Gaps in the management and availability of essential medicines and health commodities, including vaccines, supplies, and equipment, have been a constant weakness for developing countries. These gaps have hampered the ability to access and distribute the pharmaceutical and medical supplies needed to treat infectious diseases such as HIV/AIDS, malaria, and tuberculosis. Prevention of antimicrobial resistance and childhood illnesses like pneumonia and diarrhea are also becoming increasingly difficult.
Strengthening the rational use of and access to medicines within health systems can lead to self-sustaining pharmaceutical management systems that close gaps and provide quality medicines and commodities that save the lives of millions. This was the focus of the Rational Pharmaceutical Management (RPM) Plus Program which ended in 2007 and was funded by the United States Agency for International Development (USAID).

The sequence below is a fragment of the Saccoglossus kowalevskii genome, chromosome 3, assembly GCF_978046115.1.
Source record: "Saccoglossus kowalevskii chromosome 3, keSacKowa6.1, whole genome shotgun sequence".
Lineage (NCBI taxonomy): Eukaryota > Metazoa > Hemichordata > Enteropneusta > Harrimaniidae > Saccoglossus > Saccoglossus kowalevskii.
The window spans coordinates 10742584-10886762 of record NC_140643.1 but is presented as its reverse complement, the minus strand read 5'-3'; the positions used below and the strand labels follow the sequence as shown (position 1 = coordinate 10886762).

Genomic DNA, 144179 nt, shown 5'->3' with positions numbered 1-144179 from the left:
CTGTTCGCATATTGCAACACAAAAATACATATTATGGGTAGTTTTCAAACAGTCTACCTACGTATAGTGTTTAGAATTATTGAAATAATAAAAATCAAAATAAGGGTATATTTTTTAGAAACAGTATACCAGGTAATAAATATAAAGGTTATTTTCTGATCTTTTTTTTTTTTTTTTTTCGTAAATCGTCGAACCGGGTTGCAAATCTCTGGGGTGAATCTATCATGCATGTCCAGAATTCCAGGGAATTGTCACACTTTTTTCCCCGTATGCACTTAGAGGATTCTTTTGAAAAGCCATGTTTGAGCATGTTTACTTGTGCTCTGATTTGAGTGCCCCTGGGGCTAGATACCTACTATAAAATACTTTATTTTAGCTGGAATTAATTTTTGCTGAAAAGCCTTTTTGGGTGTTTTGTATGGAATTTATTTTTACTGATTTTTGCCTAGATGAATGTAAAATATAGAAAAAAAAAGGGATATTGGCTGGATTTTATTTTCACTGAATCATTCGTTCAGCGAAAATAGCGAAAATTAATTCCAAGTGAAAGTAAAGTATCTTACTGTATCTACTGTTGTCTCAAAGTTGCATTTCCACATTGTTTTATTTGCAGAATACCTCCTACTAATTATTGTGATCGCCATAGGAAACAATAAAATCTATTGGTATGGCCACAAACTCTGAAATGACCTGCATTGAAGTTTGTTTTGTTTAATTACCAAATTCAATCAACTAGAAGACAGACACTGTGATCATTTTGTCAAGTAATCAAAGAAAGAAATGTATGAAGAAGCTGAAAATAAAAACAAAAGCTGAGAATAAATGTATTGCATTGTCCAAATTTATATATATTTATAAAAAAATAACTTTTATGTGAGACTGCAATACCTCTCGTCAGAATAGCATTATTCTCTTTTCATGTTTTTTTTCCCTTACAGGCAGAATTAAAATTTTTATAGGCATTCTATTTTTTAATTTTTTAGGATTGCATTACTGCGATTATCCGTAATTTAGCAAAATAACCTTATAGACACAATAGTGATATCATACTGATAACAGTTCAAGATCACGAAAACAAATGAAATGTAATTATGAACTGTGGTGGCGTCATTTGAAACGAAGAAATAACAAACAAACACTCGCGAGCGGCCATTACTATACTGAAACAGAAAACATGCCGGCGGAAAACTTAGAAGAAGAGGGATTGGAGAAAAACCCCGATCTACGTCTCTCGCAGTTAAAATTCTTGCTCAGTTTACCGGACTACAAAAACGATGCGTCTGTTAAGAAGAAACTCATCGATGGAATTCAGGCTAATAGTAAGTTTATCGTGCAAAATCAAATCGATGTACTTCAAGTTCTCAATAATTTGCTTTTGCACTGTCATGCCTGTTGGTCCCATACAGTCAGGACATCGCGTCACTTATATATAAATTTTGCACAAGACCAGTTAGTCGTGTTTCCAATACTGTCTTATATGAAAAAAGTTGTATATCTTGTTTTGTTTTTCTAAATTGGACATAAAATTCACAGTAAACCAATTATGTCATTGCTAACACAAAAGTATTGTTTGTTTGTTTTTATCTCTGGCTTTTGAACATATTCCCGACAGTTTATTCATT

The follow on to RPM Plus - Strengthening Pharmaceutical Systems (SPS) Program - began in 2007 and builds on lessons learned from the RPM Plus Program by scaling up successful existing programs nationwide or adapting them for use in other countries. New areas have received special focus under SPS include good governance in the pharmaceutical sector, pharmaceutical care, pharmacovigilance, laboratory services, health financing, and innovative mechanisms to enhance access to medicines. SPS is also funded by USAID.